Discussion: ‘The Relevance of Sex in Literature in 2016.’

small fish pete morin

I’m delighted to have Author Pete Morin as my guest today.

While I have accepted Suzanna’s kind invitation to contribute to her “Relevance of Sex in Literature” series, I confess I feel like quite an impostor. My first novel has all of three sex scenes, two of them less than half a page, and the other three novels have none at all.


The sex scenes in my novel(s) aren’t particularly prominent or the principal foci of the plots, but they have a purpose. If they didn’t, they wouldn’t belong any more than two pages of prose to a man tying his shoes (which I’m sure any thriller writer can build into a yuge plot point).


So then, armed with this paucity of “experience” writing sex in literature, I shall dispense with essaying on the topic at large, and just focus on the one and only “important” sex scene in any of my novels. I’m not sure what the definition of “relevance” is for this analysis, so I’ll leave it to Sooz and y’all to opine.

The “big sex scene” in Diary of a Small Fish involves Paul Forte rolling around on a canvassed floor, smooshing edible body paint all over a human canvas, the alluring fine artist named Shannon McGonigle. Still heartbroken over his divorce from a woman he still loves, he had become infatuated with Shannon, but for months they had played a frustrating, silent dance you might call Fear of Rejection.


They both carry deep emotional scars, they cannot deny their mutual attraction, but they are terrified of being hurt again. Shannon has an especially thick shell against intimacy, because she blames herself for her mother’s death: she was servicing her boyfriend when her mother fell out of bed while under her “care.”


On the even of his trial for a crime he doesn’t think he committed, he can contain himself no longer. Impulsively, he diverts his car from its intended route and races to her place, where he finds her in the middle of her current project: painting a wreath of thorns onto a wooden toilet seat, trompe l’oeil style. A brutal defense against intimacy.

“There’s something I need to tell you,” I said, trying to be casual about it.

            “Really? What is it?”

            “Something I’ve wanted to tell you for some time.” I said, still looking at the commode, examining the wooden seat as she continued to dab away. “Are those thorns you’re painting on a toilet seat?”

            “Diabolical, isn’t it,” she said, her eyebrows dancing.

            “I’ll say. Makes me flinch just looking at it.”

            She snickered. “Yah, I know. So what’s the big news?” She stood, her brush hand tilted back, the other at her waist, like she could have been holding a cocktail glass at Tanglewood, except for the spattered smock and denim capris.

            “I have to tell you that I am profoundly and desperately in love with you, and if you don’t make love to me right here, right now, I will die.” I tried very much to say this as though I was giving a five-day forecast, but I am just not that smooth, so I choked it up a bit. This was a big risk, I realized at that moment, and no sooner had I said it than I feared I might have blundered badly.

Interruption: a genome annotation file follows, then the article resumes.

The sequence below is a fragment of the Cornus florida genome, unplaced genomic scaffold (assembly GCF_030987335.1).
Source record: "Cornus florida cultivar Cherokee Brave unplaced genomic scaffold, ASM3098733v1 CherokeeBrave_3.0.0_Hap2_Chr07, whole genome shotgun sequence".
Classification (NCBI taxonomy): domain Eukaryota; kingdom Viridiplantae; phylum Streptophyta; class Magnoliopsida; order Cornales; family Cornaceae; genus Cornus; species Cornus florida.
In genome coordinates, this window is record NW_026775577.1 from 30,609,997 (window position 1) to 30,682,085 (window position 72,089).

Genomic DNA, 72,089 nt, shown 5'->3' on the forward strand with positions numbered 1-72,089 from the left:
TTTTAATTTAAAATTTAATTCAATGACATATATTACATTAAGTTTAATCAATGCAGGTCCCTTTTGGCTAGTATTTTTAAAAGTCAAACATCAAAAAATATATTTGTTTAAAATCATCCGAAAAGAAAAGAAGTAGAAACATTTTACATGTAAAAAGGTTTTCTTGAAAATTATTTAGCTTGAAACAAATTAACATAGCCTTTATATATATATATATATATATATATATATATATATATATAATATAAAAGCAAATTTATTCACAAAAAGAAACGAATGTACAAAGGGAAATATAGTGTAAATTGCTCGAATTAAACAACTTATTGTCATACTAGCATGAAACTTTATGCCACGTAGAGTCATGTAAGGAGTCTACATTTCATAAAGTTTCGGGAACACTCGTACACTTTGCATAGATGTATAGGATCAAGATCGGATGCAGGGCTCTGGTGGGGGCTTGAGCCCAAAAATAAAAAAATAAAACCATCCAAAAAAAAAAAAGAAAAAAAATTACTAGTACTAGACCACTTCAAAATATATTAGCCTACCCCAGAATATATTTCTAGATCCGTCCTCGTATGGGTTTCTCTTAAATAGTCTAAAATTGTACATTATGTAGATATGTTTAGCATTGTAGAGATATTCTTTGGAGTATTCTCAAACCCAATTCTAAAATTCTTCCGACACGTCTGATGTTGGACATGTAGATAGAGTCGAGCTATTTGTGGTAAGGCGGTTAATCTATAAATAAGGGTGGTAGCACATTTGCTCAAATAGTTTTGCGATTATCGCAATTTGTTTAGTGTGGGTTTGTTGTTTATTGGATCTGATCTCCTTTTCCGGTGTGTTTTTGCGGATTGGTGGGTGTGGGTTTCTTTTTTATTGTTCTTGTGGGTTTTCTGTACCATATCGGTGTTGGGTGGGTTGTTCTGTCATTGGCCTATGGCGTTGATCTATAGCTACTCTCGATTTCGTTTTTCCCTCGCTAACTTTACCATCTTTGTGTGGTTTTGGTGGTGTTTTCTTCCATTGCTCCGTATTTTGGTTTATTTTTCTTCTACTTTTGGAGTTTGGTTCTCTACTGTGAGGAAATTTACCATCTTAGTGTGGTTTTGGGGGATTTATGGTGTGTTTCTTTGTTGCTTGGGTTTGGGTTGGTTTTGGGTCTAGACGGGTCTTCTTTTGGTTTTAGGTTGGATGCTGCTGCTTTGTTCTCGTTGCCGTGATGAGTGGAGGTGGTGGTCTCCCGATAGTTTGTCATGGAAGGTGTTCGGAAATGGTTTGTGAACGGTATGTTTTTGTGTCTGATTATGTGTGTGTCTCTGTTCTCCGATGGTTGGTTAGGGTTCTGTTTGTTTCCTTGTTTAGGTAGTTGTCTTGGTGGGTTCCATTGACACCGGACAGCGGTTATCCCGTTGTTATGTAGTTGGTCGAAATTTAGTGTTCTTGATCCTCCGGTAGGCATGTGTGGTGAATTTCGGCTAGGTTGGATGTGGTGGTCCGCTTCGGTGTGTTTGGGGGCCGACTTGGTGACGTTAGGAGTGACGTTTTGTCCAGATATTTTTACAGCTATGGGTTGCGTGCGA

At this point, I would hope that, however the scene unfolds, there is enough of an emotional charge to carry anything that happens.



She kept her pose, looking like a Nieman Marcus mannequin, except her eyes narrowed, like she was discerning my earnestness and might rate it. Inscrutable. I really thought I might throw up, or perhaps that she would hit me.

            Almost imperceptibly, her chin quivered. Then the tremble spread into her lower lip and up to her eyes, and a tremulous whimper escaped from her throat.

            “If you don’t say something, I’m going to ruin this toilet art of yours.”

            She tossed her brush on the floor and jumped on me like I was a rope swing at the summer lake, wrapping her legs around my waist, clutching me in a bear hug, burying her face in my neck. And I held her so tight I was afraid I might break her ribs, if she didn’t break my back first. At long last, her arms gave out about the same time as my back, and her feet slid to the floor. Her arms came from around my neck, and she grabbed two fistfuls of shirt collar and pull my face close to hers.

            “Tell me it’s okay,” she demanded.

            “What’s okay?”

“Tell me…” yanking both fists, “it’s okay…” tugging again, “to make love to you…” pushing her forehead against mine, “and nobody will die.” Her face went back to my neck and her arms around me.

            “It’s okay. You’re safe,” I whispered. What else could I say? It was the truth.

            She drew her face away from me, hands flat against my chest. “Prove it.”

What was a man to do?


What follows involves plenty of description (I suppose), but it’s nothing to what has set it up. Without the set-up, it’s just another sex scene (entertaining as it might be). And worse, it is a sex scene that depicts the mythical perfect first-time lovemaking. In the romance genre, that might be trite.


At its core, Diary of a Small Fish is about the criticality of honest communication. Of speaking the truth, no matter how painful or difficult. The absence of honest communication had destroyed his marriage, and he wasn’t going to blow it again. But he couldn’t just be talking the talk. He had to walk the walk.